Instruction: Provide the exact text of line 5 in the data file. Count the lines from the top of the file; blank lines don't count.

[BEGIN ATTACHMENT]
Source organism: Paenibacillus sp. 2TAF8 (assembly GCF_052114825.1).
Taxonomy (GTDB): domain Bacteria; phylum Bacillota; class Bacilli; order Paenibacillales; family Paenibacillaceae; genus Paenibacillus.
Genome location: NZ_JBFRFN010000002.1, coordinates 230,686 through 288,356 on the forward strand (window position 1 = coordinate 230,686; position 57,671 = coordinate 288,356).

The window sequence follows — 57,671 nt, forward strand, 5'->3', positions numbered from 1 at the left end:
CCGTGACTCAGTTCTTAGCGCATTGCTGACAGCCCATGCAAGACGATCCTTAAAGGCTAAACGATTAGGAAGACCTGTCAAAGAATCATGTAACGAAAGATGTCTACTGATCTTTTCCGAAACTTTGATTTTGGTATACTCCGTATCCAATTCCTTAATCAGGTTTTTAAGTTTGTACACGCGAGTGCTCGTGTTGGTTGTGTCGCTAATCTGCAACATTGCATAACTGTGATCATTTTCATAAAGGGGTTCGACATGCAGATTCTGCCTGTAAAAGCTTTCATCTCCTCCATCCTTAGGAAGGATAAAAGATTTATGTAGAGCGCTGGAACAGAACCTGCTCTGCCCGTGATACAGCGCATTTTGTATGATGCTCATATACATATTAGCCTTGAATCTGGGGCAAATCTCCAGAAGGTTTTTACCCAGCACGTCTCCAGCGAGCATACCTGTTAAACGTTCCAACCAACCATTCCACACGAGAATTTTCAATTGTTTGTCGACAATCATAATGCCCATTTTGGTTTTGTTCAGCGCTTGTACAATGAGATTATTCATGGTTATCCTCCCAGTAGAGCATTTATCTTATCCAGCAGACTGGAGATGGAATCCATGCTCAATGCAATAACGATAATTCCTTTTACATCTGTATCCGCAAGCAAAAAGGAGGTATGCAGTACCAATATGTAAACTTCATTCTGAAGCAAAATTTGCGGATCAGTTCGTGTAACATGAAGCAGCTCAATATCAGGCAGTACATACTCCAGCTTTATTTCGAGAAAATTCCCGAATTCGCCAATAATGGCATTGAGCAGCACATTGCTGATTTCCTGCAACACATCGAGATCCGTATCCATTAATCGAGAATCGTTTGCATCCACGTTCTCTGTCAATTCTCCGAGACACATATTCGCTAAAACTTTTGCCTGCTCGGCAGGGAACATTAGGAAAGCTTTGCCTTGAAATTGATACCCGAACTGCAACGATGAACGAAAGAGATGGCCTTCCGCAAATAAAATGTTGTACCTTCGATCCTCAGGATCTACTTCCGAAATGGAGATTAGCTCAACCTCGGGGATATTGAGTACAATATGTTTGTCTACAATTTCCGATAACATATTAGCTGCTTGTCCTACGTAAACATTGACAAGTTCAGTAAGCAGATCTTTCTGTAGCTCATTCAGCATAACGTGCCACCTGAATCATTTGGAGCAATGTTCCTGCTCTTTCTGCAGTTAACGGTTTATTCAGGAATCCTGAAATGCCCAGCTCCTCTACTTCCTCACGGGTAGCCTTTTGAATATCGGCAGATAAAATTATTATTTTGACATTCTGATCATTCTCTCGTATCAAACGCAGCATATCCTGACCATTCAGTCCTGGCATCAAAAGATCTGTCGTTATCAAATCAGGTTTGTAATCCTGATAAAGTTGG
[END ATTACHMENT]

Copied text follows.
CCGTGACTCAGTTCTTAGCGCATTGCTGACAGCCCATGCAAGACGATCCTTAAAGGCTAAACGATTAGGAAGACCTGTCAAAGAATCATGTAACGAAAGATGTCTACTGATCTTTTCCGAAACTTTGATTTTGGTATACTCCGTATCCAATTCCTTAATCAGGTTTTTAAGTTTGTACACGCGAGTGCTCGTGTTGGTTGTGTCGCTAATCTGCAACATTGCATAACTGTGATCATTTTCATAAAGGGGTTCGACATGCAGATTCTGCCTGTAAAAGCTTTCATCTCCTCCATCCTTAGGAAGGATAAAAGATTTATGTAGAGCGCTGGAACAGAACCTGCTCTGCCCGTGATACAGCGCATTTTGTATGATGCTCATATACATATTAGCCTTGAATCTGGGGCAAATCTCCAGAAGGTTTTTACCCAGCACGTCTCCAGCGAGCATACCTGTTAAACGTTCCAACCAACCATTCCACACGAGAATTTTCAATTGTTTGTCGACAATCATAATGCCCATTTTGGTTTTGTTCAGCGCTTGTACAATGAGATTATTCATGGTTATCCTCCCAGTAGAGCATTTATCTTATCCAGCAGACTGGAGATGGAATCCATGCTCAATGCAATAACGATAATTCCTTTTACATCTGTATCCGCAAGCAAAAAGGAGGTATGCAGTACCAATATGTAAACTTCATTCTGAAGCAAAATTTGCGGATCAGTTCGTGTAACATGAAGCAGCTCAATATCAGGCAGTACATACTCCAGCTTTATTTCGAGAAAATTCCCGAATTCGCCAATAATGGCATTGAGCAGCACATTGCTGATTTCCTGCAACACATCGAGATCCGTATCCATTAATCGAGAATCGTTTGCATCCACGTTCTCTGTCAATTCTCCGAGACACATATTCGCTAAAACTTTTGCCTGCTCGGCAGGGAACATTAGGAAAGCTTTGCCTTGAAATTGATACCCGAACTGCAACGATGAACGAAAGAGATGGCCTTCCGCAAATAAAATGTTGTACCTTCGATCCTCAGGATCTACTTCCGAAATGGAGATTAGCTCAACCTCGGGGATATTGAGTACAATATGTTTGTCTACAATTTCCGATAACATATTAGCTGCTTGTCCTACGTAAACATTGACAAGTTCAGTAAGCAGATCTTTCTGTAGCTCATTCAGCATAACGTGCCACCTGAATCATTTGGAGCAATGTTCCTGCTCTTTCTGCAGTTAACGGTTTATTCAGGAATCCTGAAATGCCCAGCTCCTCTACTTCCTCACGGGTAGCCTTTTGAATATCGGCAGATAAAATTATTATTTTGACATTCTGATCATTCTCTCGTATCAAACGCAGCATATCCTGACCATTCAGTCCTGGCATCAAAAGATCTGTCGTTATCAAATCAGGTTTGTAATCCTGATAAAGTTGG